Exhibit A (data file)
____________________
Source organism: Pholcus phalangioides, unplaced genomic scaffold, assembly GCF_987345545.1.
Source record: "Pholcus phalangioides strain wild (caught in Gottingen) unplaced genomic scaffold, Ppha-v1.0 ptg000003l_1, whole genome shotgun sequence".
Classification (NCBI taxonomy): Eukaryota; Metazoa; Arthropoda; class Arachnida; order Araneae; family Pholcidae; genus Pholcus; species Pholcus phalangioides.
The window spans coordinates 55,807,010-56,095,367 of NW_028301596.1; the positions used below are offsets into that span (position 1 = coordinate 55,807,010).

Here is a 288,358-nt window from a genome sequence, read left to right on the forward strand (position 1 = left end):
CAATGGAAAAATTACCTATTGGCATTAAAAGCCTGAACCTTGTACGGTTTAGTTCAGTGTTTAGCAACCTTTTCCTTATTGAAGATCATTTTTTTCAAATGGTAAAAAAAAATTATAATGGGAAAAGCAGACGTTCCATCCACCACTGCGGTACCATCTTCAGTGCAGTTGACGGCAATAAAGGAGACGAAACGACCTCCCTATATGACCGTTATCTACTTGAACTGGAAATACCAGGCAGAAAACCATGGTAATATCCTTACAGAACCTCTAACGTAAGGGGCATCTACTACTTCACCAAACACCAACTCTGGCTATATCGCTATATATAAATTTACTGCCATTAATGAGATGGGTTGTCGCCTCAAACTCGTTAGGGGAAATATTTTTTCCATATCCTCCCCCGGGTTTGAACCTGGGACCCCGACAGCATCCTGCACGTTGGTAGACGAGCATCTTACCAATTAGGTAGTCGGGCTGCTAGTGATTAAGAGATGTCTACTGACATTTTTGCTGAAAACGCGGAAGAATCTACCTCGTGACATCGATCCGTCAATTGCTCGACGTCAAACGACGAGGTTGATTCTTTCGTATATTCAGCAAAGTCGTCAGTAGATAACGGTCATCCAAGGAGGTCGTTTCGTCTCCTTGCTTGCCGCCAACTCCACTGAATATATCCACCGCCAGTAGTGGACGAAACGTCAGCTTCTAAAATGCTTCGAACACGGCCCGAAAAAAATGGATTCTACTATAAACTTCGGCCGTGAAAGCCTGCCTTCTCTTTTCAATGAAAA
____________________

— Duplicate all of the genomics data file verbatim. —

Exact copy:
Source organism: Pholcus phalangioides, unplaced genomic scaffold, assembly GCF_987345545.1.
Source record: "Pholcus phalangioides strain wild (caught in Gottingen) unplaced genomic scaffold, Ppha-v1.0 ptg000003l_1, whole genome shotgun sequence".
Classification (NCBI taxonomy): Eukaryota; Metazoa; Arthropoda; class Arachnida; order Araneae; family Pholcidae; genus Pholcus; species Pholcus phalangioides.
The window spans coordinates 55,807,010-56,095,367 of NW_028301596.1; the positions used below are offsets into that span (position 1 = coordinate 55,807,010).

Here is a 288,358-nt window from a genome sequence, read left to right on the forward strand (position 1 = left end):
CAATGGAAAAATTACCTATTGGCATTAAAAGCCTGAACCTTGTACGGTTTAGTTCAGTGTTTAGCAACCTTTTCCTTATTGAAGATCATTTTTTTCAAATGGTAAAAAAAAATTATAATGGGAAAAGCAGACGTTCCATCCACCACTGCGGTACCATCTTCAGTGCAGTTGACGGCAATAAAGGAGACGAAACGACCTCCCTATATGACCGTTATCTACTTGAACTGGAAATACCAGGCAGAAAACCATGGTAATATCCTTACAGAACCTCTAACGTAAGGGGCATCTACTACTTCACCAAACACCAACTCTGGCTATATCGCTATATATAAATTTACTGCCATTAATGAGATGGGTTGTCGCCTCAAACTCGTTAGGGGAAATATTTTTTCCATATCCTCCCCCGGGTTTGAACCTGGGACCCCGACAGCATCCTGCACGTTGGTAGACGAGCATCTTACCAATTAGGTAGTCGGGCTGCTAGTGATTAAGAGATGTCTACTGACATTTTTGCTGAAAACGCGGAAGAATCTACCTCGTGACATCGATCCGTCAATTGCTCGACGTCAAACGACGAGGTTGATTCTTTCGTATATTCAGCAAAGTCGTCAGTAGATAACGGTCATCCAAGGAGGTCGTTTCGTCTCCTTGCTTGCCGCCAACTCCACTGAATATATCCACCGCCAGTAGTGGACGAAACGTCAGCTTCTAAAATGCTTCGAACACGGCCCGAAAAAAATGGATTCTACTATAAACTTCGGCCGTGAAAGCCTGCCTTCTCTTTTCAATGAAAA